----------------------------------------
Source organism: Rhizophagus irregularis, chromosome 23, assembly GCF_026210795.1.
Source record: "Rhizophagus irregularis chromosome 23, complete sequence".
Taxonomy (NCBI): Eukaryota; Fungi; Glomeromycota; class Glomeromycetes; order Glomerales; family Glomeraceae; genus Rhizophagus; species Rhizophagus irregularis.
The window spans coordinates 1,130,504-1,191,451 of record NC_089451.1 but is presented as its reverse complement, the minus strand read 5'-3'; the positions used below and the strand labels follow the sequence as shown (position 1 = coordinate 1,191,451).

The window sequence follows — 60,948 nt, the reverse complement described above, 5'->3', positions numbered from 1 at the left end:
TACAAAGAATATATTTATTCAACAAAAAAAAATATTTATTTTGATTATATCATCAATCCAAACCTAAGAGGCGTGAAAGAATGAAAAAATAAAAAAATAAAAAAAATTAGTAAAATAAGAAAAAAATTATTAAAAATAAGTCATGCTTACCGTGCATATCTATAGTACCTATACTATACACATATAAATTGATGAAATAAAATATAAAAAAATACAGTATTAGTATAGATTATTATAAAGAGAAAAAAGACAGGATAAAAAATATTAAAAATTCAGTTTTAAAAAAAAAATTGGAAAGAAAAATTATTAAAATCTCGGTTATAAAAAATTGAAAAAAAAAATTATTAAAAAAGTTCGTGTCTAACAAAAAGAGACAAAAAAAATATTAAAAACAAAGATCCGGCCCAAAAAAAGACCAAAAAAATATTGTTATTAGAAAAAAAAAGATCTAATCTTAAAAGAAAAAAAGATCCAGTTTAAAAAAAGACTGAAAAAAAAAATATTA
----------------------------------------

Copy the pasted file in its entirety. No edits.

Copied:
Source organism: Rhizophagus irregularis, chromosome 23, assembly GCF_026210795.1.
Source record: "Rhizophagus irregularis chromosome 23, complete sequence".
Taxonomy (NCBI): Eukaryota; Fungi; Glomeromycota; class Glomeromycetes; order Glomerales; family Glomeraceae; genus Rhizophagus; species Rhizophagus irregularis.
The window spans coordinates 1,130,504-1,191,451 of record NC_089451.1 but is presented as its reverse complement, the minus strand read 5'-3'; the positions used below and the strand labels follow the sequence as shown (position 1 = coordinate 1,191,451).

The window sequence follows — 60,948 nt, the reverse complement described above, 5'->3', positions numbered from 1 at the left end:
TACAAAGAATATATTTATTCAACAAAAAAAAATATTTATTTTGATTATATCATCAATCCAAACCTAAGAGGCGTGAAAGAATGAAAAAATAAAAAAATAAAAAAAATTAGTAAAATAAGAAAAAAATTATTAAAAATAAGTCATGCTTACCGTGCATATCTATAGTACCTATACTATACACATATAAATTGATGAAATAAAATATAAAAAAATACAGTATTAGTATAGATTATTATAAAGAGAAAAAAGACAGGATAAAAAATATTAAAAATTCAGTTTTAAAAAAAAAATTGGAAAGAAAAATTATTAAAATCTCGGTTATAAAAAATTGAAAAAAAAAATTATTAAAAAAGTTCGTGTCTAACAAAAAGAGACAAAAAAAATATTAAAAACAAAGATCCGGCCCAAAAAAAGACCAAAAAAATATTGTTATTAGAAAAAAAAAGATCTAATCTTAAAAGAAAAAAAGATCCAGTTTAAAAAAAGACTGAAAAAAAAAATATTA